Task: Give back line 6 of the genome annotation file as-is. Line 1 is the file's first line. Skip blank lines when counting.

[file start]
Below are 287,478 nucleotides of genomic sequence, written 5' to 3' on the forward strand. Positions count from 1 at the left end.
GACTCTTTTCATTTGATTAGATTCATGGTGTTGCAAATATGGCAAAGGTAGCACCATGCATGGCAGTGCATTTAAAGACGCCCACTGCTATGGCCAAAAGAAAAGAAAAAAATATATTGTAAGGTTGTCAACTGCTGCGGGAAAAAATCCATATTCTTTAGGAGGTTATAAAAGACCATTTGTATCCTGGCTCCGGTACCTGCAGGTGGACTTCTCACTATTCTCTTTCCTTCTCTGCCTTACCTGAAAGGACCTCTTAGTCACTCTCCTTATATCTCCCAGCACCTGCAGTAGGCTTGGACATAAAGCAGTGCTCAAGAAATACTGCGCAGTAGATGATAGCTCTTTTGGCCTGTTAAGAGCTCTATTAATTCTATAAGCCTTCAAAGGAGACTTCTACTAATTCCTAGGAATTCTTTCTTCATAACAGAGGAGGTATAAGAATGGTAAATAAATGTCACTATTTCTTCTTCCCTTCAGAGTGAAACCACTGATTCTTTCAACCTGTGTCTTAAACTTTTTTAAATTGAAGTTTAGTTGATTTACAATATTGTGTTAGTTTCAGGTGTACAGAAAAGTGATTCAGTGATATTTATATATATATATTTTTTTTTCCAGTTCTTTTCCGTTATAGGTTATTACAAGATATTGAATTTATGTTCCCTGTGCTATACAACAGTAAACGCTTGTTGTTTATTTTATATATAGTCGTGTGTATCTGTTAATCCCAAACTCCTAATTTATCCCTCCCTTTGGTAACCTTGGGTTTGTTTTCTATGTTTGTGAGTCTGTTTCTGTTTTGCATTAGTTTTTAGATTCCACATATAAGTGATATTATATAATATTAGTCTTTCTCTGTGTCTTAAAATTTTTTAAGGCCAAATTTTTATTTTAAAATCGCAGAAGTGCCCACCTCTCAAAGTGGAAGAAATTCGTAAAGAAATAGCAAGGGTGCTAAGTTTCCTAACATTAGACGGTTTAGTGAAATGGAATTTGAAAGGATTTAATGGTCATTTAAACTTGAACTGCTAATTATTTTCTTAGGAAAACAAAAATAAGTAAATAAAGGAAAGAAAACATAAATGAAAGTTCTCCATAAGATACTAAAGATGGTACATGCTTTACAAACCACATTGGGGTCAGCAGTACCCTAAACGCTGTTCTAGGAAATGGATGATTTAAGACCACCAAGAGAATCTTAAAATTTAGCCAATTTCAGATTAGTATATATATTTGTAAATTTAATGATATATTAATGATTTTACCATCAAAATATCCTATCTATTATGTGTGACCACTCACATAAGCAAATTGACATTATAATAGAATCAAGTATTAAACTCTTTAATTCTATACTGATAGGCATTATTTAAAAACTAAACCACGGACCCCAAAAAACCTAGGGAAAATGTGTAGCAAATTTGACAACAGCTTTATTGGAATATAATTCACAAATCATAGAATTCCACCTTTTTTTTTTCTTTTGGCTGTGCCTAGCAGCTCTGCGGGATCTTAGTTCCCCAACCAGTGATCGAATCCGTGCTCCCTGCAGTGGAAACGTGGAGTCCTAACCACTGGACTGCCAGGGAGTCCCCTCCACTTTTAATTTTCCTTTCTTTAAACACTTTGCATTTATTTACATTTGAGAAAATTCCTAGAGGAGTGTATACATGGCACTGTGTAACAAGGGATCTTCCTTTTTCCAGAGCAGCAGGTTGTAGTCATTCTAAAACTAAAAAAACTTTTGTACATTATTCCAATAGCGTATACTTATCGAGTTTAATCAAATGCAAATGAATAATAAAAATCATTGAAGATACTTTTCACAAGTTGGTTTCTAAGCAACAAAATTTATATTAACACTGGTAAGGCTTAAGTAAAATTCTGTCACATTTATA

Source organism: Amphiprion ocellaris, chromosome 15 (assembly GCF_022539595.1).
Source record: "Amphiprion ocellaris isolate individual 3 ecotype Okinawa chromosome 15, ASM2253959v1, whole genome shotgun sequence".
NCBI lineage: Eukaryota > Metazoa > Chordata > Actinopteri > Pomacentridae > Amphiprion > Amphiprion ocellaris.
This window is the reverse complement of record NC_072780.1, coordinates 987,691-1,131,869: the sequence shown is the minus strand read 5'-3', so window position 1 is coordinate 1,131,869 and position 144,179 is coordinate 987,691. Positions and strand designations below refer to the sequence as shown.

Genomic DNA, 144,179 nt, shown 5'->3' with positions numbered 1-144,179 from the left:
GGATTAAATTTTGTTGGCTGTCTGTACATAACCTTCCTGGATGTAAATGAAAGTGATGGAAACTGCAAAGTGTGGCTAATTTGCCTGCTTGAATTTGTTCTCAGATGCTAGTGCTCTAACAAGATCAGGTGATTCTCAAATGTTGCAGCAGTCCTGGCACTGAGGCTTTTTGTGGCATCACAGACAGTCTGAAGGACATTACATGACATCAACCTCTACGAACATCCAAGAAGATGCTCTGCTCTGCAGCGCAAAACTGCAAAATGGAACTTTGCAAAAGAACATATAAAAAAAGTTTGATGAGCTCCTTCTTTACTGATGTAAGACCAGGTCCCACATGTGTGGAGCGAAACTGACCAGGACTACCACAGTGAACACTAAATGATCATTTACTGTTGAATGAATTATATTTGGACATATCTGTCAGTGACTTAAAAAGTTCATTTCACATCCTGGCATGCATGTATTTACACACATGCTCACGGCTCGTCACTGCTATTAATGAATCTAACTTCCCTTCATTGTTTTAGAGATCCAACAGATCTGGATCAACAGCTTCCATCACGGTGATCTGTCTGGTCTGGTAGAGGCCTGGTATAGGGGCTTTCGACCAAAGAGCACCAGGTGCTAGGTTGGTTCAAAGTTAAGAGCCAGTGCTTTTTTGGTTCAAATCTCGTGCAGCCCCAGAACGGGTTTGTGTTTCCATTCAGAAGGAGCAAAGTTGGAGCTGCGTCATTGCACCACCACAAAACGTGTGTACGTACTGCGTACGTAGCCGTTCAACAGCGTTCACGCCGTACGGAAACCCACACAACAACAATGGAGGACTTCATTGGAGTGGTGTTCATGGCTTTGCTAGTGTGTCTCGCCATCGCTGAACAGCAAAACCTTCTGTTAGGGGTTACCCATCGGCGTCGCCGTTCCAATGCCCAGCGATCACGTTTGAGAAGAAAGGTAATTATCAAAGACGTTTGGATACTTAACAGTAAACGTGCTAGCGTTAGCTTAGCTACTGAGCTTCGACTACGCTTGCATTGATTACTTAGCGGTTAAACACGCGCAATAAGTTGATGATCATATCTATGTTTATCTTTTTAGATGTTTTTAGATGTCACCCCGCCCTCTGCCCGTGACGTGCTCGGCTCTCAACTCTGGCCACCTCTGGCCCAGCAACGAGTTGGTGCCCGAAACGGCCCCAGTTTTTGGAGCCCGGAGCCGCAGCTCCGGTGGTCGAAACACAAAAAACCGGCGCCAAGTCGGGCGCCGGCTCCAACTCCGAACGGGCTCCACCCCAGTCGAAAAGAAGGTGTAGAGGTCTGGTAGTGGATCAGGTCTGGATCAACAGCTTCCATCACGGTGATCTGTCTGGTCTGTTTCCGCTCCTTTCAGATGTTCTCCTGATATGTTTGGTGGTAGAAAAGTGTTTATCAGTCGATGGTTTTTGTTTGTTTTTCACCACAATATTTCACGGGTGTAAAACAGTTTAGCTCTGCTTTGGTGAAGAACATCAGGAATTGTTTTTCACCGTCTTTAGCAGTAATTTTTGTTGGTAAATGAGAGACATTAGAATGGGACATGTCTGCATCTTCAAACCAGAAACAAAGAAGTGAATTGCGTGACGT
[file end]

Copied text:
This window is the reverse complement of record NC_072780.1, coordinates 987,691-1,131,869: the sequence shown is the minus strand read 5'-3', so window position 1 is coordinate 1,131,869 and position 144,179 is coordinate 987,691. Positions and strand designations below refer to the sequence as shown.